Almost one million small companies are running their businesses with £1,000 or less in the bank put aside to help them survive any decline in their revenue.
This is the suggestion from a study which involved canvassing the opinions of 500 bosses following what researchers saw as a tumultuous three-year period marred by the COVID-19 pandemic and the ongoing cost of living crisis.
Nearly half of them said they can save significantly less now than they could three years ago so it’s no surprise that savings levels are so low. Based on the 5.5 million classed as SMEs who are currently trading within the UK, the 17 per cent that admit to having £1,000 or less saved, amounts to £935,214.
As experts suggest that businesses should have three-six months of operating costs saved in the bank, Yell.com says this paints a particularly worrying picture, especially as the research also found that one in 10 with up to 49 employees have no savings whatsoever, putting the jobs of millions at risk.
The ongoing cost of living crisis is undoubtedly having an impact on businesses having the ability to save, as one in 10 say they can’t save anything each month, with a further 9 per cent also only able to save up to £200 per month. For sole traders, this is even more of a concern, as one in three currently don’t save anything to help keep their business buoyant each month.
A common reaction can be to cease marketing activity, but time and again we see this as a counterproductive option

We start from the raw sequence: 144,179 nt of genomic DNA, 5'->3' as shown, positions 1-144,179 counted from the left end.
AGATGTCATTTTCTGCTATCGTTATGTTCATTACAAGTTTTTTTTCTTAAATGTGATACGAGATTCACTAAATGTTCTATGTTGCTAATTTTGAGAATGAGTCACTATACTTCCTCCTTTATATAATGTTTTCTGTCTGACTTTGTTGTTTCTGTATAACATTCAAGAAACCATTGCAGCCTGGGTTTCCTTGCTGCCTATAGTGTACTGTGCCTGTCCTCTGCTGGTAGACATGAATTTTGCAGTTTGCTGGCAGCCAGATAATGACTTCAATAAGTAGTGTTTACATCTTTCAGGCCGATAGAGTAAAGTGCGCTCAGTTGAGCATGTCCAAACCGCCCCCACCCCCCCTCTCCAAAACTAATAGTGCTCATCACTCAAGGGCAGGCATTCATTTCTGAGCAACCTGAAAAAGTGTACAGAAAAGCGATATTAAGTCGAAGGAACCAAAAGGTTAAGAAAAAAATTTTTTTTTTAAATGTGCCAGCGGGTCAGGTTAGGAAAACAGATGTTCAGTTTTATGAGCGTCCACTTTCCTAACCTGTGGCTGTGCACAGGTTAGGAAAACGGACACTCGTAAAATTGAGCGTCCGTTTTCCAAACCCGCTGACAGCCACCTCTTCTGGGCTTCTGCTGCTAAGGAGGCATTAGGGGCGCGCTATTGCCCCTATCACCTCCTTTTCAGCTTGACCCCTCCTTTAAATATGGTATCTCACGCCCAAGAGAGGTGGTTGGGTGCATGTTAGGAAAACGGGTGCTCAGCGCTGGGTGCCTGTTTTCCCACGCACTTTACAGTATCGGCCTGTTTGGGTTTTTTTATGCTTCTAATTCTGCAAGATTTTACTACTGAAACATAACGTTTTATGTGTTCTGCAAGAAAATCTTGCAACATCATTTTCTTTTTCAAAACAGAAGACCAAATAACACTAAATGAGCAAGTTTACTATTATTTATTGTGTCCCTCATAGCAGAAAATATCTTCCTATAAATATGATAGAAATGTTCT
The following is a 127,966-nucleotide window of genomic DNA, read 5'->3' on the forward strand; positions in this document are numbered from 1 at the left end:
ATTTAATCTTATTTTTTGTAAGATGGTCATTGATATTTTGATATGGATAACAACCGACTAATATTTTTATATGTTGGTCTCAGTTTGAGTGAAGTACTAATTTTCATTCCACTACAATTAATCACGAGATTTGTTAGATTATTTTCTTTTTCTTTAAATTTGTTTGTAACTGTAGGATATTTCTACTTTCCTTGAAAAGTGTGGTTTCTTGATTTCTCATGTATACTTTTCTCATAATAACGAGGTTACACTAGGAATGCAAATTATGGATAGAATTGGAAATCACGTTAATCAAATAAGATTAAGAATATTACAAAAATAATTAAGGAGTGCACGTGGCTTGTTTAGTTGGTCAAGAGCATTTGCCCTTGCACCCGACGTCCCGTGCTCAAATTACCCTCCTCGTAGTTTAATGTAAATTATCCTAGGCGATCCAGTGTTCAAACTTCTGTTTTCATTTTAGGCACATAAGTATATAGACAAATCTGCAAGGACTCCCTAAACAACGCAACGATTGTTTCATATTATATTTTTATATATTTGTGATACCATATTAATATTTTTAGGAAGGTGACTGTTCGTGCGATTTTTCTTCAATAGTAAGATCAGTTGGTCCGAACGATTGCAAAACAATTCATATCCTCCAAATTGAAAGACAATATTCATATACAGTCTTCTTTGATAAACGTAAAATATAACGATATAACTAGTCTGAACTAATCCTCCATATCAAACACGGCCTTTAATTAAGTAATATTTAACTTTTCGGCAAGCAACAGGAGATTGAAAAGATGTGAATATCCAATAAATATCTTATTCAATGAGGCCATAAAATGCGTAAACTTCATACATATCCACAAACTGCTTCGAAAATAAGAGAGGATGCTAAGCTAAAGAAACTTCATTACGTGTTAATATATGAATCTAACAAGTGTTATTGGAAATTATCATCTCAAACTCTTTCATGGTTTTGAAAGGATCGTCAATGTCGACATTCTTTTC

Inflated costs and low savings are certain to have a knock-on-effect on the confidence of those at the top, and Yell’s study goes on to show that 2023 could be a troubling year for many. One in 10 – amounting to 550,126 UK businesses – aren’t confident they’ll be afloat in six months’ time, a number that rises again when looking further towards 2024.
This lack of confidence is more prevalent in certain parts of the country than others, with more business leaders in London feeling the pinch of what is an already expensive location to run a business and worrying whether they will still be around come 2024.
Yell CEO Mark Clisby, said: ‘’There is currently a lot of discussion around personal savings, and this feedback from UK SMEs is a good reminder of the importance of regularly reviewing where to invest and where to make savings.
“Quite often, a common reaction can be to cease marketing activity, but time and again we see this as a counterproductive option. Marketing is required to bring in new customers and keep revenue coming in and your competitors may be increasing their media investment, so will be more prominent.”
Workers savings would last one month
Businesses weeks from running out of cash